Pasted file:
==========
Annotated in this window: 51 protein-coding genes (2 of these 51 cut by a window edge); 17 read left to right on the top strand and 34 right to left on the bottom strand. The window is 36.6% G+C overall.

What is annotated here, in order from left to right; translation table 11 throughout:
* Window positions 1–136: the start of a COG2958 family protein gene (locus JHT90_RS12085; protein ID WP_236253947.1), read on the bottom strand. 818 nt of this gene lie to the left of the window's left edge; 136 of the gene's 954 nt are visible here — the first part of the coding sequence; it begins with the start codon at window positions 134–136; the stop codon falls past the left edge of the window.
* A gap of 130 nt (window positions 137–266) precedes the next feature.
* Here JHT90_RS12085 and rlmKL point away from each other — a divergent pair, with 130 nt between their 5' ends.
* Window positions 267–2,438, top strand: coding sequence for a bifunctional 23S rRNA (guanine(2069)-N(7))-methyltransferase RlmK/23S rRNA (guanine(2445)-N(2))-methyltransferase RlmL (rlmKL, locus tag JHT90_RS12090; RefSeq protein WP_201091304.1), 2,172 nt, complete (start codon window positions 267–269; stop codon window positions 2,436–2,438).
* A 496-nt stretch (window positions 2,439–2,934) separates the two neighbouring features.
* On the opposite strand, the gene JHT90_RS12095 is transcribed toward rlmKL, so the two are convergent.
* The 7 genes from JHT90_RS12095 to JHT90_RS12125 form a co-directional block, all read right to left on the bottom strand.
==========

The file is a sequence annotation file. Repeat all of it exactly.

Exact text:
Annotated in this window: 51 protein-coding genes (2 of these 51 cut by a window edge); 17 read left to right on the top strand and 34 right to left on the bottom strand. The window is 36.6% G+C overall.

What is annotated here, in order from left to right; translation table 11 throughout:
* Window positions 1–136: the start of a COG2958 family protein gene (locus JHT90_RS12085; protein ID WP_236253947.1), read on the bottom strand. 818 nt of this gene lie to the left of the window's left edge; 136 of the gene's 954 nt are visible here — the first part of the coding sequence; it begins with the start codon at window positions 134–136; the stop codon falls past the left edge of the window.
* A gap of 130 nt (window positions 137–266) precedes the next feature.
* Here JHT90_RS12085 and rlmKL point away from each other — a divergent pair, with 130 nt between their 5' ends.
* Window positions 267–2,438, top strand: coding sequence for a bifunctional 23S rRNA (guanine(2069)-N(7))-methyltransferase RlmK/23S rRNA (guanine(2445)-N(2))-methyltransferase RlmL (rlmKL, locus tag JHT90_RS12090; RefSeq protein WP_201091304.1), 2,172 nt, complete (start codon window positions 267–269; stop codon window positions 2,436–2,438).
* A 496-nt stretch (window positions 2,439–2,934) separates the two neighbouring features.
* On the opposite strand, the gene JHT90_RS12095 is transcribed toward rlmKL, so the two are convergent.
* The 7 genes from JHT90_RS12095 to JHT90_RS12125 form a co-directional block, all read right to left on the bottom strand.